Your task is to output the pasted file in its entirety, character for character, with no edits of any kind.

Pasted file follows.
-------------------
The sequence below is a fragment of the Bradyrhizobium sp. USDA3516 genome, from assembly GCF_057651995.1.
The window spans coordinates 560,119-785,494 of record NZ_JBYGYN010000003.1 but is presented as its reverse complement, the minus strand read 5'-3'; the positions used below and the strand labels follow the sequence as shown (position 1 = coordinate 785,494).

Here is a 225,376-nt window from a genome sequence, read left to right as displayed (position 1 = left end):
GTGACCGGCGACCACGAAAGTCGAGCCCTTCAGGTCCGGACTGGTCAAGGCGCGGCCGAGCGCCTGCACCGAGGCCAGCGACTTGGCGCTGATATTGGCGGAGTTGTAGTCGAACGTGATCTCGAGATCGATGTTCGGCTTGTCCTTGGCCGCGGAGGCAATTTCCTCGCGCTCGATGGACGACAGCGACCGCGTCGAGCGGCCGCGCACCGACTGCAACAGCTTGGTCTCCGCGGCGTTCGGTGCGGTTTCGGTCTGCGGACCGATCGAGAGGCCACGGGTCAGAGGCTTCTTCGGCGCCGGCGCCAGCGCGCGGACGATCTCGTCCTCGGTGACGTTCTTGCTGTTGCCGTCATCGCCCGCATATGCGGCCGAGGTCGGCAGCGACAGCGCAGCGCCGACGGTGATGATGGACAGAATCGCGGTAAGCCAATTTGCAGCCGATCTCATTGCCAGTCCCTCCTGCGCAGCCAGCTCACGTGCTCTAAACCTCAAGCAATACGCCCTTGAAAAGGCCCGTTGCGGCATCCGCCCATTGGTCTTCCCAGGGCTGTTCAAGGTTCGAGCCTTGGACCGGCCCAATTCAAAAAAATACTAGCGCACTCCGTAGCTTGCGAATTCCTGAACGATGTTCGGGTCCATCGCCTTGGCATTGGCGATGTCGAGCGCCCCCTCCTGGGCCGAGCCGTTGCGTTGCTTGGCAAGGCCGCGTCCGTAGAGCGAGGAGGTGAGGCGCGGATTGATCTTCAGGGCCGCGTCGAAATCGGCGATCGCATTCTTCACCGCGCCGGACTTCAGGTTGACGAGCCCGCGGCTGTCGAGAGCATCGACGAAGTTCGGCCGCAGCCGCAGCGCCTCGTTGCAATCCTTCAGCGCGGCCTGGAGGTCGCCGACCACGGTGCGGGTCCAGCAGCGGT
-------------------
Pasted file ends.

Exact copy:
The sequence below is a fragment of the Bradyrhizobium sp. USDA3516 genome, from assembly GCF_057651995.1.
The window spans coordinates 560,119-785,494 of record NZ_JBYGYN010000003.1 but is presented as its reverse complement, the minus strand read 5'-3'; the positions used below and the strand labels follow the sequence as shown (position 1 = coordinate 785,494).

Here is a 225,376-nt window from a genome sequence, read left to right as displayed (position 1 = left end):
GTGACCGGCGACCACGAAAGTCGAGCCCTTCAGGTCCGGACTGGTCAAGGCGCGGCCGAGCGCCTGCACCGAGGCCAGCGACTTGGCGCTGATATTGGCGGAGTTGTAGTCGAACGTGATCTCGAGATCGATGTTCGGCTTGTCCTTGGCCGCGGAGGCAATTTCCTCGCGCTCGATGGACGACAGCGACCGCGTCGAGCGGCCGCGCACCGACTGCAACAGCTTGGTCTCCGCGGCGTTCGGTGCGGTTTCGGTCTGCGGACCGATCGAGAGGCCACGGGTCAGAGGCTTCTTCGGCGCCGGCGCCAGCGCGCGGACGATCTCGTCCTCGGTGACGTTCTTGCTGTTGCCGTCATCGCCCGCATATGCGGCCGAGGTCGGCAGCGACAGCGCAGCGCCGACGGTGATGATGGACAGAATCGCGGTAAGCCAATTTGCAGCCGATCTCATTGCCAGTCCCTCCTGCGCAGCCAGCTCACGTGCTCTAAACCTCAAGCAATACGCCCTTGAAAAGGCCCGTTGCGGCATCCGCCCATTGGTCTTCCCAGGGCTGTTCAAGGTTCGAGCCTTGGACCGGCCCAATTCAAAAAAATACTAGCGCACTCCGTAGCTTGCGAATTCCTGAACGATGTTCGGGTCCATCGCCTTGGCATTGGCGATGTCGAGCGCCCCCTCCTGGGCCGAGCCGTTGCGTTGCTTGGCAAGGCCGCGTCCGTAGAGCGAGGAGGTGAGGCGCGGATTGATCTTCAGGGCCGCGTCGAAATCGGCGATCGCATTCTTCACCGCGCCGGACTTCAGGTTGACGAGCCCGCGGCTGTCGAGAGCATCGACGAAGTTCGGCCGCAGCCGCAGCGCCTCGTTGCAATCCTTCAGCGCGGCCTGGAGGTCGCCGACCACGGTGCGGGTCCAGCAGCGGT